Back to our regularly scheduled Easterbrook bashing

Pax Arcana

I have been more successful than others at avoiding Gregg Easterbrook’s nonsensical logorrhea of late, but this one’s too bad to pass up.

In his most recent swirling, factless attack on the NFL’s perfectly appropriate decision to destroy the tapes confiscated from the Patriots back in September, Easterbrook offers up this little gem:

Also Saturday, Mike Fish reported on ESPN that St. Louis’ walk-through was devoted to red zone plays — all new plays and new formations the Rams had not shown during the season. Going into that Super Bowl, the Rams’ “Greatest Show on Turf” was the league’s highest-scoring team. In that game, St. Louis was held to a field goal in the first half. The Rams kept getting bogged down, as if New England knew what plays were coming. If the Patriots secretly taped the Rams’ walk-through, then stopped the red zone plays the Rams showed in that walk-through, then won that Super Bowl by three points, then logic says New England materially benefited from cheating in the Super Bowl. If true, this would be the worst sports scandal since the Black Sox.

Our friends at the J.D. Drew Relief Fund have kindly offered to be the sand in Easterbrook’s Lubriderm. Here’s an email I got from Colin a few minutes ago:

I just looked it up, and the Rams only had one red-zone possession all game, and they scored a touchdown on it. I hate him.

I have nothing to add except the following: Gregg Easterbrook is so ugly he could make an onion cry.

NFL can blame itself for scandal’s timing [TMQ]



Filed under journalism

7 responses to “Back to our regularly scheduled Easterbrook bashing

  1. Perry Ellis

    The Patriots were outplayed and lost the Super Bowl. They’re accused (again) of cheating. BC beat BU in the Beanpot. And I have a rotten cold. Wake me up when pitchers and catchers report.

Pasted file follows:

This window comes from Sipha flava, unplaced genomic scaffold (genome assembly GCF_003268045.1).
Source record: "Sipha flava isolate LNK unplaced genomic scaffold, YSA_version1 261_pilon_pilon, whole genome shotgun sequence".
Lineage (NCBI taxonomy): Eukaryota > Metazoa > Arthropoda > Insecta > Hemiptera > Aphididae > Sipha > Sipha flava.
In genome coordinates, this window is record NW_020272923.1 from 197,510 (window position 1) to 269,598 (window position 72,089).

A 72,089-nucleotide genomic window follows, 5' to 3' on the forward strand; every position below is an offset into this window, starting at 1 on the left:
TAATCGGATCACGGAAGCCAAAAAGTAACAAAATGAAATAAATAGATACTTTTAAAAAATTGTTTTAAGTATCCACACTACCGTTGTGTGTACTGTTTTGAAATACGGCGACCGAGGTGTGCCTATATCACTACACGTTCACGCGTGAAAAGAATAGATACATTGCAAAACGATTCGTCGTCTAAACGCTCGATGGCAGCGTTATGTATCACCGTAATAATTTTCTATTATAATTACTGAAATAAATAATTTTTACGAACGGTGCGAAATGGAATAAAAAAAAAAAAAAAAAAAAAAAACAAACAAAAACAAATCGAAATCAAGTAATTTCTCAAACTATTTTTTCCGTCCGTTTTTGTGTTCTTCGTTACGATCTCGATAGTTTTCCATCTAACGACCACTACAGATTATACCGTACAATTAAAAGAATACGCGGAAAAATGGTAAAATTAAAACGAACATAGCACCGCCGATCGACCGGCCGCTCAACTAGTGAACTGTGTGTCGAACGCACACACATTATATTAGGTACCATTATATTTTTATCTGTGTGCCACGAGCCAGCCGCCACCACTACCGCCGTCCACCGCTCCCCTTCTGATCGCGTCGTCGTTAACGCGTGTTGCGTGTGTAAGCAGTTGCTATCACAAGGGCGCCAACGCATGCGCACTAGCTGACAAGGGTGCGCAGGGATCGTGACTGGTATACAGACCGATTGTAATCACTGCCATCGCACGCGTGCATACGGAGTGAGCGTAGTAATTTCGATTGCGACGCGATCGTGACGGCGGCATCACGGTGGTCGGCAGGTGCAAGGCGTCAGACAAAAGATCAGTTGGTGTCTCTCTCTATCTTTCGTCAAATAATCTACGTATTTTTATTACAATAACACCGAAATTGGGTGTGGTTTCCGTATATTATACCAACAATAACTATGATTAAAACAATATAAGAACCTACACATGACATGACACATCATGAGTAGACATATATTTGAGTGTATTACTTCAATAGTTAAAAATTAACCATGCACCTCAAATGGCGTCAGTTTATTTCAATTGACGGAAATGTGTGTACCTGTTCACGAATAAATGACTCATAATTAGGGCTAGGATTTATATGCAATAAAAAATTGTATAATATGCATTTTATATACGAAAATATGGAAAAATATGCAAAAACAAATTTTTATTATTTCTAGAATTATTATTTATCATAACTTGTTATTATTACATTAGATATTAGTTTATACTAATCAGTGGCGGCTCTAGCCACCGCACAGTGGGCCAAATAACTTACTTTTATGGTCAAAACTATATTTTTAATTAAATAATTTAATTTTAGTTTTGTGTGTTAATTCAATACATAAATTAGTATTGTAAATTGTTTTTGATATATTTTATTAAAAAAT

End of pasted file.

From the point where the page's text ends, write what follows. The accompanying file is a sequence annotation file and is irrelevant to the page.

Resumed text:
P.S. Gregg Easterbrook is a enormous jerk.

    P.P.S. Extra props to Pax for the “logorrhea” in usage. Classy. Way to send Lucy and the Beast Lair hunting through their dictionaries, my man.

  2. Perry Ellis

    I just don’t have the energy for this:

    If you can read that and not puke you’re incredible. Words cannot do justice to the depth of my contempt for this putrid excuse for a writer.

    Plus he’s ugly.

  3. perkisabeast

    The Giants did not “outplay” the Patriots. They played them even and then got incredibly lucky on two plays and eeked out a victory. FOR FUCKS SAKE, the Patriots were winning for more than three goddamn quarters. How in the hell does this revisionist bullshit happen?

  4. perkisabeast

    And fuck this Easterbrook guy. Call him up and tell him you’re gonna punch his fuckin’ kid in the balls. Be a man, stop talking about it and do it.

  5. Um, the Giants most certainly did outplay the Patriots, as evidenced by the final score. That they got “lucky” is less important than Asante Samuel straight DROPPING THE GAME ENDING PICK.

    Again, Boston fans — It’s not always about you. Sometimes you get beat. Even by an inferior team that just mans up for its best game of the season.

  6. Added: Revisionism is what happens after the first draft of history has been written. We’re still in the first-draft phase. So far our favorite, and the most reasoned, explanation is King Kaufman’s:

    “Unlike New England, New York had its chances, but one drive was spoiled when a short pass bounced off Smith’s arms and into the hands of Hobbs for an interception at the New England 10, another when Ahmad Bradshaw batted a fumbled ball forward on a third-down play, resulting in a penalty that drove the Giants out of field-goal range.

    The game took on the look of one of those almosts. The Giants were outplaying the heavy favorites, but this was just the kind of game the Patriots have made a habit of winning. Their three previous Super Bowl victories had all been by three points. This was a team that quite simply did not lose.

    “A three-point win,” Brady said from a postgame podium. “We’re usually on the better side of those three-point wins.”

  7. Perry Ellis

    The Giants D-line abused our O-line for the entire game, which was the major factor in the outcome. If that’s not outplaying, the concept doesn’t exist. The better team won, painful as that is for me personally to say. But it’s true. They outplayed us; the luck factor went both ways, as Kaufman says.

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